Looking back at the COVID whirlwind, the original PPP loan legislation was rapidly drafted and signed into law the week of March 23, 2020, which was concurrent with many State Governor’s forcing business closures and issuing stay at home orders due to COVID. The timing of these events was a disaster to the PPP loan program as the many Governor’s orders basically “sideswiped” the intentions and practicalities of the PPP loan forgiveness program. Legislators, recognizing the PPP loan forgiveness provisions were made unreasonable by the Governor’s orders, drafted legislation providing added flexibility to the loan forgiveness requirements for PPP loans, and on June 5, 2020, President Trump signed the Paycheck Protection Program Flexibility Act (PPPFA).
The Paycheck Protection Program as originally written in March required borrowers to spend the loan funds on certain eligible expenses (known as “covered” expenses) within 8 weeks from the date the loan proceeds were received. Recognizing that parts of the original PPP legislation provisions were unclear and increasingly challenging to navigate due to the business closures, on May 15th the SBA offered some minor additional flexibility by allowing a borrower to “elect an alternative covered period” of 8 weeks starting from the first day of the payroll period after receiving the PPP funds instead of having to start the 8 weeks on the date the PPP loan was received. While this provided some relief by offering a short postponement of the 8-week start date, it still created a hardship because of the differing state by state business opening dates and removals of stay at home orders around the country. Many employers had received PPP funds but their Governor’s hadn’t provided the green light to open their offices, hence the 8-week clock had started but the spending of the PPP funds could not start. This meant employers would have to decide whether to pay employees for not working just so they could meet the forgiveness provisions of the PPP program or let the 8-week clock run and forgo a portion of the maximum eligible loan forgiveness. The PPPFA signed on June 5, 2020, dramatically eased the forgiveness time crunch and ensured the PPP would operate as intended.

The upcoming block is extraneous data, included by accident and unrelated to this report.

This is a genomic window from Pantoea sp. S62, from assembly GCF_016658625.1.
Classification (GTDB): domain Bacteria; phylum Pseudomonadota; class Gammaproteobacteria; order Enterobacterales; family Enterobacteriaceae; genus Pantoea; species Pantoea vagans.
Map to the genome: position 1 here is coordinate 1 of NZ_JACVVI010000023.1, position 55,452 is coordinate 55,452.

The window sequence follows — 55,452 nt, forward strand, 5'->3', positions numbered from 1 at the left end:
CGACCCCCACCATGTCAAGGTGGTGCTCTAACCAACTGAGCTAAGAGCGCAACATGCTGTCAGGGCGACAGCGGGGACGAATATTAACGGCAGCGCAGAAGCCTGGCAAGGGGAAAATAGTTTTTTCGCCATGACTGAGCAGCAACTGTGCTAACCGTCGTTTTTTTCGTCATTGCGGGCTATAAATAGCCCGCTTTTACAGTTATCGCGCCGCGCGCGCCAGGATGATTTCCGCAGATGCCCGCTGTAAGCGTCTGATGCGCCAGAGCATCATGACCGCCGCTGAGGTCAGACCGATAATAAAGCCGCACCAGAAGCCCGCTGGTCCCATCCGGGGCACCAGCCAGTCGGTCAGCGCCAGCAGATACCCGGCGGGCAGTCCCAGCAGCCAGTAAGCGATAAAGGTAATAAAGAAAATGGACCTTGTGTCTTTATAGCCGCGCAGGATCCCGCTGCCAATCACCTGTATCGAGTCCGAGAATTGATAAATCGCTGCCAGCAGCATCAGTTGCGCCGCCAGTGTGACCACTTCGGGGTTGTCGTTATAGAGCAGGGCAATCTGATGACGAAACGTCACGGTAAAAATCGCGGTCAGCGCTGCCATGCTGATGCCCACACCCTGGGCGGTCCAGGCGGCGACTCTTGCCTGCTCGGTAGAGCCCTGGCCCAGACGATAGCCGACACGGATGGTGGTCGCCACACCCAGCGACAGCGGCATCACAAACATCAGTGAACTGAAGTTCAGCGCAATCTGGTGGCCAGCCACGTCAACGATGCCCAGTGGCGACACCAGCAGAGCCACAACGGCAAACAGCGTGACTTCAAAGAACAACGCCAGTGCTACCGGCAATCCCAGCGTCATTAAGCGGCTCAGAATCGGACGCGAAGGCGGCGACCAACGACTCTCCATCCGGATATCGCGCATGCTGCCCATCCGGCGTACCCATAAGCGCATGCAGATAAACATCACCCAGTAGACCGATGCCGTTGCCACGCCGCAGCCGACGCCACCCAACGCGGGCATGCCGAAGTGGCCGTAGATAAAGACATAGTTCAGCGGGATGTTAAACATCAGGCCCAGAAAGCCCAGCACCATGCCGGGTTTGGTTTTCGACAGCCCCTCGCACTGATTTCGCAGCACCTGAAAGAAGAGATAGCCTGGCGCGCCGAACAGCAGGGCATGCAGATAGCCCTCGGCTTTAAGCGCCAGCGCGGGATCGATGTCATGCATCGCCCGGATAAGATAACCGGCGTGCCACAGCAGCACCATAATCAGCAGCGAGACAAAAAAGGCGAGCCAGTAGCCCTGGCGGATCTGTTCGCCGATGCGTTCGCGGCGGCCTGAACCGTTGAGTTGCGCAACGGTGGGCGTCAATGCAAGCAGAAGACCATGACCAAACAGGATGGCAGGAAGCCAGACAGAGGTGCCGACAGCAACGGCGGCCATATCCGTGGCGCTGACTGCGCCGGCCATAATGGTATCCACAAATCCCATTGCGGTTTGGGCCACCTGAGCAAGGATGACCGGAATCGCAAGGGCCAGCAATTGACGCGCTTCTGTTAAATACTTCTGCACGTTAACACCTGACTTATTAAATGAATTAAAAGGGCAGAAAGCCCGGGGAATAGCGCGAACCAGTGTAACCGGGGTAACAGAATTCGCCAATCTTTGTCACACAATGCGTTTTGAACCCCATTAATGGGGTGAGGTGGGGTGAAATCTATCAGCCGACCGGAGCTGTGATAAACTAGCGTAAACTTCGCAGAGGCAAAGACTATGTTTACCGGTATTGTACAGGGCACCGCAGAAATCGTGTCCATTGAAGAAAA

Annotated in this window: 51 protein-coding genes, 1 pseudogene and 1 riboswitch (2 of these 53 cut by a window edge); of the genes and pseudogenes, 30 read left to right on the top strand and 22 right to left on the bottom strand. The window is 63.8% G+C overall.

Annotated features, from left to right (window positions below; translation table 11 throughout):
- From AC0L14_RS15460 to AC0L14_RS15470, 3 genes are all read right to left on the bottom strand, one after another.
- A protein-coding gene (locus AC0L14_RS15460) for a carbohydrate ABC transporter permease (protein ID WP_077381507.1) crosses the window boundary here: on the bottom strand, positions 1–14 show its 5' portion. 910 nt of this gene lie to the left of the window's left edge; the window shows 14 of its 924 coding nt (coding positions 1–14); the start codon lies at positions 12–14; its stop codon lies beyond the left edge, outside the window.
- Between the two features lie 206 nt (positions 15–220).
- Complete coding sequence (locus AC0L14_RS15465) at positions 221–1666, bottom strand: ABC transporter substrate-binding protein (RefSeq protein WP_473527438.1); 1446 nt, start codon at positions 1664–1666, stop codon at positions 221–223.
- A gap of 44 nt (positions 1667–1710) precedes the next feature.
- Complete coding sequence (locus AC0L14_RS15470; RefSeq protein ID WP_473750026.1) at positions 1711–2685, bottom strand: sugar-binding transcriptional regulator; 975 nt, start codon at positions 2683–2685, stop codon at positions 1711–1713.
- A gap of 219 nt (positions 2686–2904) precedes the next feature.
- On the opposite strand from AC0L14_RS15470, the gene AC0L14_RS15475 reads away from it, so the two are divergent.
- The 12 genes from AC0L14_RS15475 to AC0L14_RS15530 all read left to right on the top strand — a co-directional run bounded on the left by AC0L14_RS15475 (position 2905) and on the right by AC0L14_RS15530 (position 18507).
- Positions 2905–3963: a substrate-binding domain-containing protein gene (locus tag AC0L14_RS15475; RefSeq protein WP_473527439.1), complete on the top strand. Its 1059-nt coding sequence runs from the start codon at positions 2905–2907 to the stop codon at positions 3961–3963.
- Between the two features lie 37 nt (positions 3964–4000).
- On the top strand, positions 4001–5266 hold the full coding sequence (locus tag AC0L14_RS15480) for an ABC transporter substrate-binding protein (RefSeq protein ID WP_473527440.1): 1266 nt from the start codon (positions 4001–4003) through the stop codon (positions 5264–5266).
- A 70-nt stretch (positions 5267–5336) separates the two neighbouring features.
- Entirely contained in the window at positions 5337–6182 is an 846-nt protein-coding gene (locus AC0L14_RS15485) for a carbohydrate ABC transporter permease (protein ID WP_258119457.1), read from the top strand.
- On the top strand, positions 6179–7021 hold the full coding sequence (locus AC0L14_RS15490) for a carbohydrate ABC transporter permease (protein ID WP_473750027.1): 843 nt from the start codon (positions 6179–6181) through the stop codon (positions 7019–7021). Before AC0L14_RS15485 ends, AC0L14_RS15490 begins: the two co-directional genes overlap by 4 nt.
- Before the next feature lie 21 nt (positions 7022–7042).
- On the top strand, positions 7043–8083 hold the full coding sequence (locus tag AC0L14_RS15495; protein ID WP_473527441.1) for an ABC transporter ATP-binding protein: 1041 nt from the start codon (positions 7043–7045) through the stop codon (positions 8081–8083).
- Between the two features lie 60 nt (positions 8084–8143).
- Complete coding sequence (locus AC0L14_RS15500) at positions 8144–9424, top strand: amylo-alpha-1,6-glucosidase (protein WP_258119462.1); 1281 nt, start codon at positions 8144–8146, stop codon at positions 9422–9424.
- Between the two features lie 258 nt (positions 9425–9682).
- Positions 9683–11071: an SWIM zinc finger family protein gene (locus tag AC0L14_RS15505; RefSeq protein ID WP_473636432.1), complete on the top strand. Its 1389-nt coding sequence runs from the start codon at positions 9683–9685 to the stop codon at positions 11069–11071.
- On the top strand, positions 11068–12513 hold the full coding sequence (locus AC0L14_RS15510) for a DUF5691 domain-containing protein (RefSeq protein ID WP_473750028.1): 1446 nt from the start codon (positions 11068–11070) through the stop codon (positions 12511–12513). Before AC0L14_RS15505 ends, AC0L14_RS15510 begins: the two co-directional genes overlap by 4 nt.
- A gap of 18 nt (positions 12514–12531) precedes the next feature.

The key provisions of the Paycheck Protection Program Flexibility Act are:
- The “Covered Period” for spending the PPP funds on covered expenses has been increased from eight to twenty-four weeks which is basically 5 ½ months.
- The amount of the loan forgiveness amount required to be spent on payroll to maximize forgiveness has been reduced from 75% to 60%. This change also acts to increase the amount that can be spent on the other covered expenses (rent, utilities, and interest on loans) from 25% to 40%. A new threshold has also been added where at least 60% of the PPP loan must be used for payroll or none of the PPP loan is forgivable.
- The deadline for hiring workers back to qualify for forgiveness has been extended from June 30, 2020, to December 31, 2020. It is important to note, there has been no change in calculating the amount of forgiveness for those making $100,000 or more on an annual basis. Therefore, absent further guidance from SBA, it appears the maximum compensation eligible for forgiveness remains at $15,385 for the 24-week period.
- The requirement to re-hire the same number of full-time equivalent (FTE) employees has been eased by extending the measurement date for determining the FTE’s from June 30, 2020, to December 31, 2020. This provides more flexibility for businesses who need to re-open and gradually ramp up their staff over a period of time due to reduced business activity resulting from COVID closures. Now, so long as the staff count is back by December, the early-term pressure is off to carry a full staff at full hours if business activity doesn’t warrant it. Also, if a business is unable to hire a previous employee who worked before February 15, 2020, or is unable to hire a similarly qualified employee for that position, or is unable to generate the same level of business activity as it had before February 15, 2020, then the business can meet an exception to the FTE count requirement.
- The repayment term of the PPP loan has been increased from two to five years. The interest rate remains at 1% and the payment will be deferred for six months after the SBA determines the amount of forgiveness. Under the current law, the bank has 60 days to determine forgiveness and the SBA has an additional 90 days. Practically speaking, with the new 24 week covered expense period, most businesses will use their entire PPP funds for covered expenses and have no loan left to repay making this provision generally unimportant.
At this time, the IRS rule that expenses forgiven under the PPP will not be deductible still stands as this was not addressed in the legislation. Also, although the PPPFA has eased the requirements for loan forgiveness you should still make sure to keep detailed records regarding the spending of the funds.
Given the fluid landscape, we do not expect this to be the last set of tweaks to the PPP loan program.
Support local business, don’t get lax, stay your distance, stay social, and stay safe!